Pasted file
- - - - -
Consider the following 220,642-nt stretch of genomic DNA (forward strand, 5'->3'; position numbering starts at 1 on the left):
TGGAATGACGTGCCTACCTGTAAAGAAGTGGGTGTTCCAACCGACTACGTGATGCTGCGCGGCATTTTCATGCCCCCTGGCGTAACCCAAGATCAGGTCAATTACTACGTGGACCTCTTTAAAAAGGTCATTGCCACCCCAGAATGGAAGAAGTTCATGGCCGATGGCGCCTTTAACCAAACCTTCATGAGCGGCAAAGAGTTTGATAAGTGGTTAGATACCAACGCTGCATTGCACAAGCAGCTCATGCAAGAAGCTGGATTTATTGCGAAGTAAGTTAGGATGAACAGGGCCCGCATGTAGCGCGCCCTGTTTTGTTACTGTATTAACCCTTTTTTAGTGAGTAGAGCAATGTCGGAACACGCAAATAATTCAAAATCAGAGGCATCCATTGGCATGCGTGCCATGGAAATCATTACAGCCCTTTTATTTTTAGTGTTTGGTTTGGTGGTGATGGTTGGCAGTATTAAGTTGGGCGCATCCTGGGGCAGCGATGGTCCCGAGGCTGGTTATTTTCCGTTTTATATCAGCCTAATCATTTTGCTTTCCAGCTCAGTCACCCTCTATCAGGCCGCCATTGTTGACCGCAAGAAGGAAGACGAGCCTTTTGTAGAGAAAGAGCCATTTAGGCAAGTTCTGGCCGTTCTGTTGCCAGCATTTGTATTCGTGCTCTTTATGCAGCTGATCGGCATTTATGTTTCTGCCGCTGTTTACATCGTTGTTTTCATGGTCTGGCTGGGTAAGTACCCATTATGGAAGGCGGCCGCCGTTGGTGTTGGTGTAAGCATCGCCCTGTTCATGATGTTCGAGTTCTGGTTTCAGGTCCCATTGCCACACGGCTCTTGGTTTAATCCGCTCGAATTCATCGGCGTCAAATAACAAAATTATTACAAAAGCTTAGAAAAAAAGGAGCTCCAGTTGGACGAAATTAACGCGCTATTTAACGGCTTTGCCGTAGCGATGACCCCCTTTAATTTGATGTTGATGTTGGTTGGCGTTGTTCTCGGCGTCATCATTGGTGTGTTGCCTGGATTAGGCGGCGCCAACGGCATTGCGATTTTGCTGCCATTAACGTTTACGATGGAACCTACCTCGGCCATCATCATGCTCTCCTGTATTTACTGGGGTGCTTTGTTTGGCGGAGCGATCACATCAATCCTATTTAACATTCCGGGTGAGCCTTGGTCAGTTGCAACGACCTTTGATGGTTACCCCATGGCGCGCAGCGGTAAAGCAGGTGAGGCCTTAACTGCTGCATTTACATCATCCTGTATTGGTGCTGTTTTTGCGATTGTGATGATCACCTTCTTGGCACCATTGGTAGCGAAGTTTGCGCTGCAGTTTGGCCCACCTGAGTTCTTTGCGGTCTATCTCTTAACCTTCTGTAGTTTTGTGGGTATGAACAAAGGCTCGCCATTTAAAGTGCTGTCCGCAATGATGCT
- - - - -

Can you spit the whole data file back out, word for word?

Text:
Consider the following 220,642-nt stretch of genomic DNA (forward strand, 5'->3'; position numbering starts at 1 on the left):
TGGAATGACGTGCCTACCTGTAAAGAAGTGGGTGTTCCAACCGACTACGTGATGCTGCGCGGCATTTTCATGCCCCCTGGCGTAACCCAAGATCAGGTCAATTACTACGTGGACCTCTTTAAAAAGGTCATTGCCACCCCAGAATGGAAGAAGTTCATGGCCGATGGCGCCTTTAACCAAACCTTCATGAGCGGCAAAGAGTTTGATAAGTGGTTAGATACCAACGCTGCATTGCACAAGCAGCTCATGCAAGAAGCTGGATTTATTGCGAAGTAAGTTAGGATGAACAGGGCCCGCATGTAGCGCGCCCTGTTTTGTTACTGTATTAACCCTTTTTTAGTGAGTAGAGCAATGTCGGAACACGCAAATAATTCAAAATCAGAGGCATCCATTGGCATGCGTGCCATGGAAATCATTACAGCCCTTTTATTTTTAGTGTTTGGTTTGGTGGTGATGGTTGGCAGTATTAAGTTGGGCGCATCCTGGGGCAGCGATGGTCCCGAGGCTGGTTATTTTCCGTTTTATATCAGCCTAATCATTTTGCTTTCCAGCTCAGTCACCCTCTATCAGGCCGCCATTGTTGACCGCAAGAAGGAAGACGAGCCTTTTGTAGAGAAAGAGCCATTTAGGCAAGTTCTGGCCGTTCTGTTGCCAGCATTTGTATTCGTGCTCTTTATGCAGCTGATCGGCATTTATGTTTCTGCCGCTGTTTACATCGTTGTTTTCATGGTCTGGCTGGGTAAGTACCCATTATGGAAGGCGGCCGCCGTTGGTGTTGGTGTAAGCATCGCCCTGTTCATGATGTTCGAGTTCTGGTTTCAGGTCCCATTGCCACACGGCTCTTGGTTTAATCCGCTCGAATTCATCGGCGTCAAATAACAAAATTATTACAAAAGCTTAGAAAAAAAGGAGCTCCAGTTGGACGAAATTAACGCGCTATTTAACGGCTTTGCCGTAGCGATGACCCCCTTTAATTTGATGTTGATGTTGGTTGGCGTTGTTCTCGGCGTCATCATTGGTGTGTTGCCTGGATTAGGCGGCGCCAACGGCATTGCGATTTTGCTGCCATTAACGTTTACGATGGAACCTACCTCGGCCATCATCATGCTCTCCTGTATTTACTGGGGTGCTTTGTTTGGCGGAGCGATCACATCAATCCTATTTAACATTCCGGGTGAGCCTTGGTCAGTTGCAACGACCTTTGATGGTTACCCCATGGCGCGCAGCGGTAAAGCAGGTGAGGCCTTAACTGCTGCATTTACATCATCCTGTATTGGTGCTGTTTTTGCGATTGTGATGATCACCTTCTTGGCACCATTGGTAGCGAAGTTTGCGCTGCAGTTTGGCCCACCTGAGTTCTTTGCGGTCTATCTCTTAACCTTCTGTAGTTTTGTGGGTATGAACAAAGGCTCGCCATTTAAAGTGCTGTCCGCAATGATGCT